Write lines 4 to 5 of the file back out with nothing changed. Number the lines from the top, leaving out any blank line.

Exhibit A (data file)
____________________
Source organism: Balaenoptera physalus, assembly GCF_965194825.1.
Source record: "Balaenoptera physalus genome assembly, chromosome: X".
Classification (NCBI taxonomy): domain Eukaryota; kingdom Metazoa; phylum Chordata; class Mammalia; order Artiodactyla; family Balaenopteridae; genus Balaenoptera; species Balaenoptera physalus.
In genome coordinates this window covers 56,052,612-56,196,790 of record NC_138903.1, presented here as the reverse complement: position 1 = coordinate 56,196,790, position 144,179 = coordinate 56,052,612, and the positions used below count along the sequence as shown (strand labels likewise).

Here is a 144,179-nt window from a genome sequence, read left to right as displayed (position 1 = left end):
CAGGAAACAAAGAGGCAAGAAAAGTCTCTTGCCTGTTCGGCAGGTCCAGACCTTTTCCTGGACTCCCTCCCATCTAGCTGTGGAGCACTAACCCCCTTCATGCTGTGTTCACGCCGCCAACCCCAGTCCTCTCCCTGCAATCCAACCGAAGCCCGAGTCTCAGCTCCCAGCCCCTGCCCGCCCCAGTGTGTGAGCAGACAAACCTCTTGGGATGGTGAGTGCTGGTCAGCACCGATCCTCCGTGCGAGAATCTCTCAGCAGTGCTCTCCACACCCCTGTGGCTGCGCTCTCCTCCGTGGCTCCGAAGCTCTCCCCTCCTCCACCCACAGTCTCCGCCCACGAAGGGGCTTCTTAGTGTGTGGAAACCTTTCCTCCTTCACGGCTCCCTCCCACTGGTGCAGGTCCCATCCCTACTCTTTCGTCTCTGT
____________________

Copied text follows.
In genome coordinates this window covers 56,052,612-56,196,790 of record NC_138903.1, presented here as the reverse complement: position 1 = coordinate 56,196,790, position 144,179 = coordinate 56,052,612, and the positions used below count along the sequence as shown (strand labels likewise).

Here is a 144,179-nt window from a genome sequence, read left to right as displayed (position 1 = left end):